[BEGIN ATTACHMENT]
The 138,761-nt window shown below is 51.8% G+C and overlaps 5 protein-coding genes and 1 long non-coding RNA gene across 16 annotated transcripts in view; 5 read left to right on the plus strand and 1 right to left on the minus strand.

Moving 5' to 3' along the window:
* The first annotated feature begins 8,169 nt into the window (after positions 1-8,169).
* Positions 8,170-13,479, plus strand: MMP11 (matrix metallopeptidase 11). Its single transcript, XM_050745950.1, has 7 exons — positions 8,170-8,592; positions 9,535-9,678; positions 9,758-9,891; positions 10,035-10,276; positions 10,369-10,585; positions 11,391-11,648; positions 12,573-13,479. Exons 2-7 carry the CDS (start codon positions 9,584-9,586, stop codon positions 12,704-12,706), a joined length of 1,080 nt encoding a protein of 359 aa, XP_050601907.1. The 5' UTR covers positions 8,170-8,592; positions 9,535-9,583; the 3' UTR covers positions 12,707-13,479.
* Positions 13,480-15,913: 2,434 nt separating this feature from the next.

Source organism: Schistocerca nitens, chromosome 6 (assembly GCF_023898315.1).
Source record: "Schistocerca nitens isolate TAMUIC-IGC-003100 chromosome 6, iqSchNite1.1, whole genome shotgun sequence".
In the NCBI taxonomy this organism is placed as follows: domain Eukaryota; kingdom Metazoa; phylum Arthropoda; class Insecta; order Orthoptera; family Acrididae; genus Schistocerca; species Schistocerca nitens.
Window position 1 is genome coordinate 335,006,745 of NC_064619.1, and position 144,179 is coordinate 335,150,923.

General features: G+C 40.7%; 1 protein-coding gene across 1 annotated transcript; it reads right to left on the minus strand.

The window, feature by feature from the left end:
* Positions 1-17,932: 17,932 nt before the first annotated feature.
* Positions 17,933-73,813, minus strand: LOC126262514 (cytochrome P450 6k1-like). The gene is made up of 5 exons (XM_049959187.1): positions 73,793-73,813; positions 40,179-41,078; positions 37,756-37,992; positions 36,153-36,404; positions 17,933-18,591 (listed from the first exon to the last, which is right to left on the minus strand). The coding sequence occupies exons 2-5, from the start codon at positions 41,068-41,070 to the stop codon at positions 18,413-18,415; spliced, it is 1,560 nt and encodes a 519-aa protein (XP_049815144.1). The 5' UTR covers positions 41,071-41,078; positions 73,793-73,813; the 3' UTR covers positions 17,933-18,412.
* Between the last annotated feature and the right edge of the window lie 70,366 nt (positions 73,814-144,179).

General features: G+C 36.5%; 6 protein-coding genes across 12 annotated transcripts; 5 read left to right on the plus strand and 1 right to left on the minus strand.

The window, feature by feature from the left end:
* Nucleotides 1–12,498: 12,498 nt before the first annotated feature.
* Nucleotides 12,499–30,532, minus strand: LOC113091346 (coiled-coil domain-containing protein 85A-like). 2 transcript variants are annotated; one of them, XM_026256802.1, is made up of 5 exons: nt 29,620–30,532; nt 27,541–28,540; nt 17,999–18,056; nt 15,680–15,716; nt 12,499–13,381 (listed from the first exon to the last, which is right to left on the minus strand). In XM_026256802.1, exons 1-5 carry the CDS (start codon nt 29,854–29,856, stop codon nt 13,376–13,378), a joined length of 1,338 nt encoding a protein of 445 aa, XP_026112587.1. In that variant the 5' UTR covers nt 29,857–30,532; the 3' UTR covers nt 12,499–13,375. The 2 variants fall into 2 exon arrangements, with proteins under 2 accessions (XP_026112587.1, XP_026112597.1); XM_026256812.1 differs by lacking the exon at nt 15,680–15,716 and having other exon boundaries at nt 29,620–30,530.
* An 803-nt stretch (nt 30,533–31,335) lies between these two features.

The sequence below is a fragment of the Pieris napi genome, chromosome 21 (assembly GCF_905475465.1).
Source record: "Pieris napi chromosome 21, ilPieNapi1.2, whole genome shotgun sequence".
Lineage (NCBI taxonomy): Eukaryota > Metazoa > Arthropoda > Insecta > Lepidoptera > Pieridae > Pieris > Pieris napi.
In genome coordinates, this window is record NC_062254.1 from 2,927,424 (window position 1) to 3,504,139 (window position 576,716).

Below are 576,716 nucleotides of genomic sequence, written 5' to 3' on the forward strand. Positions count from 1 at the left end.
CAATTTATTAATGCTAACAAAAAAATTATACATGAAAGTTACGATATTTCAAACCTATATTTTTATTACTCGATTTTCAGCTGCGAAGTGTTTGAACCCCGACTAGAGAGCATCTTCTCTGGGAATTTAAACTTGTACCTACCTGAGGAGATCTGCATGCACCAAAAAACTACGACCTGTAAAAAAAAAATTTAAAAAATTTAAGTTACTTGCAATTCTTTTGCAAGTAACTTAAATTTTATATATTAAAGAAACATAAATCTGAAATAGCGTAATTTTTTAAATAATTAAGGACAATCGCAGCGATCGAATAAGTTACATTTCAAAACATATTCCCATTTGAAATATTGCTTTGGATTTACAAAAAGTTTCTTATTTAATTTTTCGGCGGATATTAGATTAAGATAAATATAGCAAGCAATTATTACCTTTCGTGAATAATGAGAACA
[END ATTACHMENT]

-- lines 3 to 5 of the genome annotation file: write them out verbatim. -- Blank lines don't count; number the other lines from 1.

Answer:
* The first annotated feature begins 8,169 nt into the window (after positions 1-8,169).
* Positions 8,170-13,479, plus strand: MMP11 (matrix metallopeptidase 11). Its single transcript, XM_050745950.1, has 7 exons — positions 8,170-8,592; positions 9,535-9,678; positions 9,758-9,891; positions 10,035-10,276; positions 10,369-10,585; positions 11,391-11,648; positions 12,573-13,479. Exons 2-7 carry the CDS (start codon positions 9,584-9,586, stop codon positions 12,704-12,706), a joined length of 1,080 nt encoding a protein of 359 aa, XP_050601907.1. The 5' UTR covers positions 8,170-8,592; positions 9,535-9,583; the 3' UTR covers positions 12,707-13,479.
* Positions 13,480-15,913: 2,434 nt separating this feature from the next.